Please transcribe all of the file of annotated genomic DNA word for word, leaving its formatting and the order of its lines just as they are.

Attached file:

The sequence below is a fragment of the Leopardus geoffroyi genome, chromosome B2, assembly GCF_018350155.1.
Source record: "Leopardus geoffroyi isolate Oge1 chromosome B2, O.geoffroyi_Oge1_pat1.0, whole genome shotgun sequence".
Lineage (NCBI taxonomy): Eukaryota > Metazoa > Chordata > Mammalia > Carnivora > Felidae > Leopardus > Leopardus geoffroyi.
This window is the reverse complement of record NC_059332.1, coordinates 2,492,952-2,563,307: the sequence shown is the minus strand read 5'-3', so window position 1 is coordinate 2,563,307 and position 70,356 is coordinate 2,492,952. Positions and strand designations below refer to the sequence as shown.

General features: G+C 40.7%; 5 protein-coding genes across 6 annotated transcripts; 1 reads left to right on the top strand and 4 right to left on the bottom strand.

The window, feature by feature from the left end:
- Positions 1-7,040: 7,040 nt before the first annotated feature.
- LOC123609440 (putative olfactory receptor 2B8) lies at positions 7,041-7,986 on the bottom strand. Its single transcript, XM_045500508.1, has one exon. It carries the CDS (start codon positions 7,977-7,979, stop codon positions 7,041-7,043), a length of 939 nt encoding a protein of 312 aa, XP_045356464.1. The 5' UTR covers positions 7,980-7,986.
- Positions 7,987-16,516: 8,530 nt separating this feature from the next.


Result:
The sequence below is a fragment of the Leopardus geoffroyi genome, chromosome B2, assembly GCF_018350155.1.
Source record: "Leopardus geoffroyi isolate Oge1 chromosome B2, O.geoffroyi_Oge1_pat1.0, whole genome shotgun sequence".
Lineage (NCBI taxonomy): Eukaryota > Metazoa > Chordata > Mammalia > Carnivora > Felidae > Leopardus > Leopardus geoffroyi.
This window is the reverse complement of record NC_059332.1, coordinates 2,492,952-2,563,307: the sequence shown is the minus strand read 5'-3', so window position 1 is coordinate 2,563,307 and position 70,356 is coordinate 2,492,952. Positions and strand designations below refer to the sequence as shown.

General features: G+C 40.7%; 5 protein-coding genes across 6 annotated transcripts; 1 reads left to right on the top strand and 4 right to left on the bottom strand.

The window, feature by feature from the left end:
- Positions 1-7,040: 7,040 nt before the first annotated feature.
- LOC123609440 (putative olfactory receptor 2B8) lies at positions 7,041-7,986 on the bottom strand. Its single transcript, XM_045500508.1, has one exon. It carries the CDS (start codon positions 7,977-7,979, stop codon positions 7,041-7,043), a length of 939 nt encoding a protein of 312 aa, XP_045356464.1. The 5' UTR covers positions 7,980-7,986.
- Positions 7,987-16,516: 8,530 nt separating this feature from the next.